The heavy August sun shines over the Ponte Scalzi as tourists pose for photos against the backdrop of boats skimming across the water’s surface. Squinting in the bright sunlight that casts shadows across their faces, they bare their teeth at the cameras and grin. Further down along the Grand Canal, families order gelato in broken Italian, puzzle over maps, and argue that the bridge they just crossed was definitely not the Realto…or was it?
Toddlers chase pigeons in the shadows of San Marco, whilst their parents watch from the neat little tables that line the piazza, served by dapper white-suited waiters. Further away from the heaving streets of tourists that cluster along the Grand Canal (which the outsiders follow in case they get lost, like a string leading them through a labyrinth), Venetians go about their day relatively uninterrupted by the press of crowds or the oppressive heat. Used to it all by now, they wave problems aside with an extravagant hand gesture and a “Va bene,” stubbornly clinging on to this ridiculous, sinking, beautiful bit of land that has flourished so improbably.
But where am I in this picture?
Go back to Venezia Santa Lucia train station. Walk outside, and savour that first view of Venice. It’s exactly like the postcards, isn’t it? Now cross the Scalzi bridge and go up an alleyway and there, on your left, inside a hostel, you’ll find me. Am I having a siesta, perhaps, or rushing back to my dormitory to grab some much-needed Euros? No. I’m the one sitting on the welcome desk, staring out the window, bored out of my skull.
Every day new tourists come and go. They arrive at all hours, and I’m there, at that same desk, day or night, ready to check them in. They stay for a few days, see all the sights, tick the boxes, and then head off to Milan or Florence or Rome. Meanwhile, I sit at the welcome desk, following a rotating fan in a wheelie chair. The owner of the hostel plays Dutch house music on repeat and demands I write threatening responses in my native English to any bad reviews that we get online.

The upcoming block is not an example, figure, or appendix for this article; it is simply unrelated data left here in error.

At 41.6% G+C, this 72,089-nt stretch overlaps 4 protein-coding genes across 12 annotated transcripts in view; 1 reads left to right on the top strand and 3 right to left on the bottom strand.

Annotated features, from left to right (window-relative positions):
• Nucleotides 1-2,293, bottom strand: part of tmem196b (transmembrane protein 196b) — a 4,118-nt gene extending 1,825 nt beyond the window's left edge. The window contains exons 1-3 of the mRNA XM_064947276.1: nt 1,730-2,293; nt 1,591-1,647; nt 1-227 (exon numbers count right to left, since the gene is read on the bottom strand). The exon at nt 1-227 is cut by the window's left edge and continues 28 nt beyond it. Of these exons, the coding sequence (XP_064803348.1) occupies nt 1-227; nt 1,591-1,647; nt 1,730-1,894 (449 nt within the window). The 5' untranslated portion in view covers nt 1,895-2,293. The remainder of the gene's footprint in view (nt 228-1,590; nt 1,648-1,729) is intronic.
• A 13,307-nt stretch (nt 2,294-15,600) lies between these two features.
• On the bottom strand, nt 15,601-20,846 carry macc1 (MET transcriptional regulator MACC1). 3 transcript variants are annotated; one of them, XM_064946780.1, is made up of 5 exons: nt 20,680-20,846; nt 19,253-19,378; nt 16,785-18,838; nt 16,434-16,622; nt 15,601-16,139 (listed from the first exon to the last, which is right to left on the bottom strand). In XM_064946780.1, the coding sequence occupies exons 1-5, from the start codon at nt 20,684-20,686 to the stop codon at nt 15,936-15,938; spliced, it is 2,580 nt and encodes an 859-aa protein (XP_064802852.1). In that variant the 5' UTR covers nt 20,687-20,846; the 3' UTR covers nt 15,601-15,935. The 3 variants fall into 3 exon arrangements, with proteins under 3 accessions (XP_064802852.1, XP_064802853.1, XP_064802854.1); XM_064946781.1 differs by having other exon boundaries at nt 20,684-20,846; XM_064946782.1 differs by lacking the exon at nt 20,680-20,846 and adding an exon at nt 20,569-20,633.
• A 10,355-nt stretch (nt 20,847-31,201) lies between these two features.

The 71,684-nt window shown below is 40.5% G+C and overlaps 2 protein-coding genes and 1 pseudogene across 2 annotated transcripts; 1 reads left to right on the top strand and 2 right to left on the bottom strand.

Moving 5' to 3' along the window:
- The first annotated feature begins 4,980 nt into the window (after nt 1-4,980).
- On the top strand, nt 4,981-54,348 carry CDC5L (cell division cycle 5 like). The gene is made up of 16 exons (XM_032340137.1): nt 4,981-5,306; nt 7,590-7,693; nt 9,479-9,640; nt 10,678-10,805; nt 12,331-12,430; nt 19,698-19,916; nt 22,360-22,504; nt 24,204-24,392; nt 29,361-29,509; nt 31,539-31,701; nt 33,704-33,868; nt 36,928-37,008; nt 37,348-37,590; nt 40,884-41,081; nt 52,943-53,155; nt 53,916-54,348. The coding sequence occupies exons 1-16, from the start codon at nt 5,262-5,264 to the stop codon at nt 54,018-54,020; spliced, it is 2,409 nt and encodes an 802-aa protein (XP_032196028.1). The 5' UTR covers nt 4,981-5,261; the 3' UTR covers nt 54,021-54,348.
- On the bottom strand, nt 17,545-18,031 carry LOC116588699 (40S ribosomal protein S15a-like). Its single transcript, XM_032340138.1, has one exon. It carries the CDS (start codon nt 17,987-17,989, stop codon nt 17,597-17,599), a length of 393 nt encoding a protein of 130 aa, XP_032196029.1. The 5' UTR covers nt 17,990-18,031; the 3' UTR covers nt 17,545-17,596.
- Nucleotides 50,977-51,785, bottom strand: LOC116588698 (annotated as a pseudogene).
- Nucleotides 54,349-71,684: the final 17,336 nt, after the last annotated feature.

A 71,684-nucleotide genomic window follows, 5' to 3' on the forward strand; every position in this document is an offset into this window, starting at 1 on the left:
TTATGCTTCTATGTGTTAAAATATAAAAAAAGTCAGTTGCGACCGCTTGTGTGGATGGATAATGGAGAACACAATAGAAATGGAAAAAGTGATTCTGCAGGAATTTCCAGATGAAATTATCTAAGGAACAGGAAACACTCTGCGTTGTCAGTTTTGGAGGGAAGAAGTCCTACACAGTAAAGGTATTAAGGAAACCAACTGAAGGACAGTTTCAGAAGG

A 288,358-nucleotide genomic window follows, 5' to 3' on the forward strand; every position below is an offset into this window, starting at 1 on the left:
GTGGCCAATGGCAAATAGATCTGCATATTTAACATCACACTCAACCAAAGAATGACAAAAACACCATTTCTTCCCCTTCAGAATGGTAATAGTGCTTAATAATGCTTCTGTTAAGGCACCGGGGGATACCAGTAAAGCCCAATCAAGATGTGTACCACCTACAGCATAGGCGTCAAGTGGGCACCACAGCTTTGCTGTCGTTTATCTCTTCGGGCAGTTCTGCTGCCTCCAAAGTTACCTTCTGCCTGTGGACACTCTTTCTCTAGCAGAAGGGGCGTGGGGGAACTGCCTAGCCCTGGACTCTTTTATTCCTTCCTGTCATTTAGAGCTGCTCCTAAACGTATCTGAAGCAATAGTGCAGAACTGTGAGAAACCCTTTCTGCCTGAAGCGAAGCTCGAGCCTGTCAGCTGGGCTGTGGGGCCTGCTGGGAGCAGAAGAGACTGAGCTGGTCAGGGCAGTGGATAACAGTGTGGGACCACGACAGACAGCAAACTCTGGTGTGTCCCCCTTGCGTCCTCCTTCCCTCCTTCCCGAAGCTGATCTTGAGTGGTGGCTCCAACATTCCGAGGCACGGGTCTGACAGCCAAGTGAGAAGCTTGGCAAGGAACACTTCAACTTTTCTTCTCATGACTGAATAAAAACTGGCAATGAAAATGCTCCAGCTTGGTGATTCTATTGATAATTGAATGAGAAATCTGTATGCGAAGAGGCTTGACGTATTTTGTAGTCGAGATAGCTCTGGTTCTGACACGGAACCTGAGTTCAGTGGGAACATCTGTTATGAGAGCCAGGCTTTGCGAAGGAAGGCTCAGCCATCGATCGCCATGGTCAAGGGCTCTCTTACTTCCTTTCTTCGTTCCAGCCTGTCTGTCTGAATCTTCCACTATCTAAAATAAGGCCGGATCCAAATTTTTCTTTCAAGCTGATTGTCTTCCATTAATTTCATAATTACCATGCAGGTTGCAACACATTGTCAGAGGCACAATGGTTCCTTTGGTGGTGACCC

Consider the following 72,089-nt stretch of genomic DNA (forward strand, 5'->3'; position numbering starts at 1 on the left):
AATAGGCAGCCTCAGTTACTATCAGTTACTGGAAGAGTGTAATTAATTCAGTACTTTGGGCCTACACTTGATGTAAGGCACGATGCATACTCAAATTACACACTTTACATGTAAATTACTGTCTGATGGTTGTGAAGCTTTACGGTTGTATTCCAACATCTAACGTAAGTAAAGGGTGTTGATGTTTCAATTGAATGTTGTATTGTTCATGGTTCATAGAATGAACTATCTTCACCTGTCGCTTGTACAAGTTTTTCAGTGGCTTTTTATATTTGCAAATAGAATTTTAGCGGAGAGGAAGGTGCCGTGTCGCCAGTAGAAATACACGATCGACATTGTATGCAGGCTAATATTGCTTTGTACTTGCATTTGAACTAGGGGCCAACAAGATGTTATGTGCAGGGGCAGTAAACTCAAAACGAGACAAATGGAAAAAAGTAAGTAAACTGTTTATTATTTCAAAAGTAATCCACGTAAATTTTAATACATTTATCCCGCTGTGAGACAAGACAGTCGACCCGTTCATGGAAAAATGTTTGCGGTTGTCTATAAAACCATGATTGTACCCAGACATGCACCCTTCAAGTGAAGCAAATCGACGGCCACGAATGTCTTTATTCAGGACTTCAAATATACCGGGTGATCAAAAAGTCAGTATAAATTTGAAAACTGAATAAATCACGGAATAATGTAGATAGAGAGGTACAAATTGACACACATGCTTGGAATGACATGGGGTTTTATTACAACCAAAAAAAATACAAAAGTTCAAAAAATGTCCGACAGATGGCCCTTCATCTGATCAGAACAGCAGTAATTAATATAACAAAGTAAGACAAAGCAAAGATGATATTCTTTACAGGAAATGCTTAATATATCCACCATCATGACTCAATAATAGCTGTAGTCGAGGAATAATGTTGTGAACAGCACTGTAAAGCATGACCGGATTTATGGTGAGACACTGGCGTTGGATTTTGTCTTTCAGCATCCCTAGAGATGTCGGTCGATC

He follows these reviews religiously, falling into an unholy rage at any piece of criticism.
In response to this the owner, with no sense of irony, orders that I rewrite all his lists of rules — which do indeed line every wall and surface with information about curfews, cleaning the kitchen surfaces and yes, even the numerous deposits payable — into one super list that takes up four sheets of A4. I’m pretty sure most prisons have fewer regulations than this one hostel, but I keep quiet.
In agreeing to work at this hostel in exchange for free accommodation, I unwittingly became its prisoner. By wanting to be able to spend longer in Venice, I fell into a situation of not being able to see Venice at all, except when my boss sent me out on errands and I could feign having got lost rather than return immediately. But the odd stolen espresso or hurried foray into a mask shop didn’t make up for the hours of tedium sat at that desk, wishing I was outside, so near and yet so far from the tourist scramble.
After a fortnight, a friend emailed me saying she was going to go stay with these American guys she’d just met who lived near Lake Garda. Did I want to go with her so she didn’t get murdered? I chose possible homicide over my current state of imprisonment and left, deciding that to be not seeing Venice while not in Venice was definitely preferable to not seeing Venice while in Venice.
Apparently, if you go to the hostel now, you can read a new sign on one of the walls. It says, “Guests can stay for free in exchange for work.” I do not recommend you heed it.
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Leah is a compulsive traveller and aspiring journalist, whose adventures so far include working in an Italian nightclub, contracting a mystery illness in the Amazon, studying at a Chinese university, and cycling 700km along the Danube River. She blames cheap Ryanair flights for her addiction. She is currently living in Florence, trying to carve out a career as a freelance writer, and missing proper English tea.